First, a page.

Sir knight, said that damosel, here are adventures near hand, an thou durst prove them. Why should I not prove adventures? said Sir Launcelot, for that cause come I hither. Well, said she, thou seemest well to be a good knight, and if thou dare meet with a good knight, I shall bring thee where is the best knight, and the mightiest that ever thou found, so thou wilt tell me what is thy name, and what knight thou art. Damosel, as for to tell thee my name I take no great force; truly my name is Sir Launcelot du Lake. Sir, thou beseemest well, here be adventures by that fall for thee, for hereby dwelleth a knight that will not be overmatched for no man I know but ye overmatch him, and his name is Sir Turquine. And, as I understand, he hath in his prison, of Arthur's court, good knights three score and four, that he hath won with his own hands. But when ye have done that journey ye shall promise me as ye are a true knight for to go with me, and to help me and other damosels that are distressed daily with a false knight. All your intent, damosel, and desire I will fulfil, so ye will bring me unto this knight. Now, fair knight, come on your way; and so she brought him unto the ford and the tree where hung the basin.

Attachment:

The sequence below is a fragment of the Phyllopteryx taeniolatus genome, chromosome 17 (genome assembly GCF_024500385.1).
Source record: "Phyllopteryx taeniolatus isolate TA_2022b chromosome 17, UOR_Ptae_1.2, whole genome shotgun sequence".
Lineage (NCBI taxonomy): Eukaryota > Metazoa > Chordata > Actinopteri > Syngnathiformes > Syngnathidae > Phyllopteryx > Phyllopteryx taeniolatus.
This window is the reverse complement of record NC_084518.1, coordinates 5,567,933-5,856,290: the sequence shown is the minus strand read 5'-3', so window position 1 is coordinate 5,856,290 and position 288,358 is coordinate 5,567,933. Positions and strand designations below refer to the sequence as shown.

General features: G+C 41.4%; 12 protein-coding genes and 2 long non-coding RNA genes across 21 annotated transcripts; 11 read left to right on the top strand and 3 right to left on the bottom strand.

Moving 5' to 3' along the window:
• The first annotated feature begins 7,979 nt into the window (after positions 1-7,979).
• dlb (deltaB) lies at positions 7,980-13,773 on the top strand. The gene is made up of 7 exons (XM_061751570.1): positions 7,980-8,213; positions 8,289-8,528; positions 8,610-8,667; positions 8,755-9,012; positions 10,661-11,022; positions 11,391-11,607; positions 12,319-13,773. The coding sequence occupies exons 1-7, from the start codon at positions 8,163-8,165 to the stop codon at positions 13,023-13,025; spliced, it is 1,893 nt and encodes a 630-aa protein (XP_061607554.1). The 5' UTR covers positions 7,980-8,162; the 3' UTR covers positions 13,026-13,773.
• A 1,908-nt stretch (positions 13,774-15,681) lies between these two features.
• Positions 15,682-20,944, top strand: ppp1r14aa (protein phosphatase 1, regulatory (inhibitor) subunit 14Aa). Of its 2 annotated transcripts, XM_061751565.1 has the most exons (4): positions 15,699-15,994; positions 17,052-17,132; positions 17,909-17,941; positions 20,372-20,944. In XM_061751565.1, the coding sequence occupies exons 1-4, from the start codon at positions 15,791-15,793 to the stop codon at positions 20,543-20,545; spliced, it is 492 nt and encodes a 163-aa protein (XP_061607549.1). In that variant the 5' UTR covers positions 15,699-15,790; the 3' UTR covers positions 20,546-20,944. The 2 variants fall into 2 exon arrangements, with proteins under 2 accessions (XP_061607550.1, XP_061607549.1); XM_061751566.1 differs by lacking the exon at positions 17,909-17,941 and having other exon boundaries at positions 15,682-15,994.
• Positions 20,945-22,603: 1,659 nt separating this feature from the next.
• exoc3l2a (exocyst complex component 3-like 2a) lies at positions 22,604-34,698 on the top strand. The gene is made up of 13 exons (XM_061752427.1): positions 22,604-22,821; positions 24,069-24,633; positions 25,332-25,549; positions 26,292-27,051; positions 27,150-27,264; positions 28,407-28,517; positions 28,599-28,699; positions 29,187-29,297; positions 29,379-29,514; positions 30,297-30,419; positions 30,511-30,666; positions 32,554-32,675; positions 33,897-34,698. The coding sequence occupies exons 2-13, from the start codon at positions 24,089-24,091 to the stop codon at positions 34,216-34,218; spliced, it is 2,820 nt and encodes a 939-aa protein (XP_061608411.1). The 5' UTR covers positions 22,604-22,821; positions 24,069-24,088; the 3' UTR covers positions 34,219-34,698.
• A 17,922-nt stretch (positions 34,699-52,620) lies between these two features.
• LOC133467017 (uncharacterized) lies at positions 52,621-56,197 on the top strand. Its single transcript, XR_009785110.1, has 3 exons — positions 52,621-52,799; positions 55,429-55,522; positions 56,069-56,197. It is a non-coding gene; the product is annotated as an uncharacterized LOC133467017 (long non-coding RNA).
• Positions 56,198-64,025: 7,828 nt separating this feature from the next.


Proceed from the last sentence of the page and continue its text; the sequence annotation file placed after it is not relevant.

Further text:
So Sir Launcelot let his horse drink, and then he beat on the basin with the butt of his spear so hard with all his might till the bottom fell out, and long he did so, but he saw nothing. Then he rode endlong the gates of that manor nigh half-an-hour. And then was he ware of a great knight that drove an horse afore him, and overthwart the horse there lay an armed knight bound. And ever as they came near and near, Sir Launcelot thought he should know him. Then Sir Launcelot was ware that it was Sir Gaheris, Gawaine's brother, a knight of the Table Round.
Now, fair damosel, said Sir Launcelot, I see yonder cometh a knight fast bounden that is a fellow of mine, and brother he is unto Sir Gawaine. And at the first beginning I promise you, by the leave of God, to rescue that knight; but if his master sit better in the saddle I shall deliver all the prisoners that he hath out of danger, for I am sure he hath two brethren of mine prisoners with him. By that time that either had seen other, they gripped their spears unto them. Now, fair knight, said Sir Launcelot, put that wounded knight off the horse, and let him rest awhile, and let us two prove our strengths; for as it is informed me, thou doest and hast done great despite and shame unto knights of the Round Table, and therefore now defend thee. An thou be of the Table Round, said Turquine, I defy thee and all thy fellowship. That is overmuch said, said Sir Launcelot.